Singapore markets closed
  • Straits Times Index

    3,166.27
    -55.25 (-1.72%)
     
  • Nikkei

    28,751.62
    -747.66 (-2.53%)
     
  • Hang Seng

    24,080.52
    -659.64 (-2.67%)
     
  • FTSE 100

    7,044.03
    -266.34 (-3.64%)
     
  • BTC-USD

    54,558.53
    -3,307.60 (-5.72%)
     
  • CMC Crypto 200

    1,365.60
    -89.82 (-6.17%)
     
  • S&P 500

    4,594.62
    -106.84 (-2.27%)
     
  • Dow

    34,899.34
    -905.04 (-2.53%)
     
  • Nasdaq

    15,491.66
    -353.57 (-2.23%)
     
  • Gold

    1,785.50
    +1.20 (+0.07%)
     
  • Crude Oil

    68.15
    -10.24 (-13.06%)
     
  • 10-Yr Bond

    1.4820
    -0.1630 (-9.91%)
     
  • FTSE Bursa Malaysia

    1,512.22
    -5.38 (-0.35%)
     
  • Jakarta Composite Index

    6,561.55
    -137.79 (-2.06%)
     
  • PSE Index

    7,278.44
    -90.83 (-1.23%)
     

Sony's Xperia Pro-I is a $1,800 phone with a 1-inch camera sensor

·Contributing Writer
·3-min read

At the start of 2021, Sony introduced the $2,500 Xperia Pro. It was a phone the company made for video professionals. Now, Sony is back with a second professional-grade smartphone designed to appeal to photography enthusiasts. The headline feature of the Xperia Pro-I is a 1-inch sensor borrowed from the company's RX100 VII point-and-shoot camera. That's a much larger sensor than you'll find on most phones. 

To put things in perspective, the primary sensor on the Pixel 6 Pro features a pixel pitch of 1.2µm. By contrast, the main sensor on the Pro-I has 2.4µm-sized pixels, making it much better in low light. It can also shoot 12-bit RAW files and native 4K video at 120 frames per second with eye-detection auto-focus. Speaking of auto-focus, it comes with 315 points that cover 90 percent of the frame.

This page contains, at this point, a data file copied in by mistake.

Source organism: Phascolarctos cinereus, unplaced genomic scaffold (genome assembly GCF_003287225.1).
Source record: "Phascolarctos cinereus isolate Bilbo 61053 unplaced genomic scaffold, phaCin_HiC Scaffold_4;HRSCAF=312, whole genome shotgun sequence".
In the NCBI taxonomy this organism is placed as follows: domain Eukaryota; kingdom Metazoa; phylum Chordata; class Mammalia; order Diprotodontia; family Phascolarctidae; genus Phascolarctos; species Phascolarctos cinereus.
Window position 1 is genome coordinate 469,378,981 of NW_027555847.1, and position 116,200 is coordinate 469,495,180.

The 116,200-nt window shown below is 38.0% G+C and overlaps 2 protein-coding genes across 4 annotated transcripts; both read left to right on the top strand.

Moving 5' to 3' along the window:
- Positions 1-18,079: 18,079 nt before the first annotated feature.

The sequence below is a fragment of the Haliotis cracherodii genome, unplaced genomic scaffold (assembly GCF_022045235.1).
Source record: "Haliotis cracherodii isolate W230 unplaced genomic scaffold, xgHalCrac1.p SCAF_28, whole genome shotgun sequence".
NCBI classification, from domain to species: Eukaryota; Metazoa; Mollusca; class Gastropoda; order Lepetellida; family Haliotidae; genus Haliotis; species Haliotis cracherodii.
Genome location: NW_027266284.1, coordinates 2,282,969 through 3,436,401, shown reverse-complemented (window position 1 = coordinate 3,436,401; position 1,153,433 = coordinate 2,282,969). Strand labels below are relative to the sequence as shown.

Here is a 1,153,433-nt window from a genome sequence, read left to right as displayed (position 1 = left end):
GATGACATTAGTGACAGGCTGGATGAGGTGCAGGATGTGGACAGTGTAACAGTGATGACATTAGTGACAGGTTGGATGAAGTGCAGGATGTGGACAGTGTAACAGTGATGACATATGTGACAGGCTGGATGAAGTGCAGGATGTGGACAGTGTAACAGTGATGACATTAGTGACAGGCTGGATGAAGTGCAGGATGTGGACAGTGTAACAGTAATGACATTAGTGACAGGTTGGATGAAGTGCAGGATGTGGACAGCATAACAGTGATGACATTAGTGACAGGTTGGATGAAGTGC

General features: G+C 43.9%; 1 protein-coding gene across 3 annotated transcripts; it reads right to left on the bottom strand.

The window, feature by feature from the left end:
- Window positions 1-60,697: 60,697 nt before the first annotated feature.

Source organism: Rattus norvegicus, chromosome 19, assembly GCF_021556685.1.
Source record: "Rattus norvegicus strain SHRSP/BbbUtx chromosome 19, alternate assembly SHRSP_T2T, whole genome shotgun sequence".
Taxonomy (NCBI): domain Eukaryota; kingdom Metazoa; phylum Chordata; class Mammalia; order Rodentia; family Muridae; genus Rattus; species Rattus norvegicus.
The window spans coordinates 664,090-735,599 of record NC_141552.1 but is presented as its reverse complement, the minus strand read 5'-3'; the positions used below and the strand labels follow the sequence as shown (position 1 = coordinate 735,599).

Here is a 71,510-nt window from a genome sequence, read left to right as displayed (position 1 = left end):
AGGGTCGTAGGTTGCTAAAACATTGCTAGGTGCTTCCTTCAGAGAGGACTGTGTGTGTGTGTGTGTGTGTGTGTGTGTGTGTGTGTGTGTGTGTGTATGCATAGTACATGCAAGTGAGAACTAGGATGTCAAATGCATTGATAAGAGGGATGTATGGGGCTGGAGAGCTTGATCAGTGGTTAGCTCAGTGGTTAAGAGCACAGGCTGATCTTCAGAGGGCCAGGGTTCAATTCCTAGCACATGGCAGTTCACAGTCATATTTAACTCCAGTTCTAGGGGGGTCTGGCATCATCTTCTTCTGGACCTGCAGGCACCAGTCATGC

The Pro-I also includes one of Sony's BIONZ X imaging processors, giving it the ability to shoot up to 20 frames per second with both auto-focus and auto-exposure enabled. The fast readout speed of the sensor allows it to avoid a rolling shutter effect, a feature Sony says helps the Pro-I stand out from other phones with 1-inch sensors like the Mi 11 Ultra. Those handsets also don't have phase-detection autofocus like the Pro-I does.

Complimenting the 1-inch sensor is a 24mm lens made from glass that can switch between f/2.0 and f/4.0 apertures. Sony went with an aspherical design to make the optics as small as possible. Flanking the primary camera is a 16mm ultrawide camera and a 50mm telephoto camera. Sony says it chose that lens arrangement after consulting with photographers who told the company they wanted a setup that matched their collection of prime lenses.

Once you get past its camera, the Xperia Pro-I is essentially a souped-up Xperia 1 III. Internally, the phone features a Snapdragon 888 supported by 12GB of RAM and 512GB of internal storage. You can add up to 1TB of additional storage with the help of a microSD card. Powering everything is a 4,500mAh battery Sony claims will allow you to use the Pro-I for a full day on a single charge. Inside the box is a 30W power adapter that can charge the phone to 50 percent in 30 minutes.

The Pro-I also features the same 6.5-inch OLED that came on the Xperia 1 III. It's a 4K display with a 120Hz refresh rate and 21:9 aspect ratio. On the audio front, the Pro-I not only comes with a 3.5mm headphone jack, but it also includes Sony's LDAC and DSEE technologies.

All of those capabilities come with a hefty price tag. In the US, Sony plans to sell the Xperia Pro-I for the eye-watering price of $1,800. The way the company sees it, you're effectively getting a flagship phone and RX100 VII for less than the price of buying those devices separately. However, the Xperia Pro-I isn't a one-to-one replacement for the RX100 VII. Sony's point-and-camera outputs images at 20.1-megapixel, using the full readout from its sensor. The Pro-I uses a crop because taking advantage of the entire sensor would necessitate a much larger lens than would be feasible to include on a smartphone. 

Pre-orders for the Xperia Pro-I open on October 28th, with general availability to follow in December.  

Our goal is to create a safe and engaging place for users to connect over interests and passions. In order to improve our community experience, we are temporarily suspending article commenting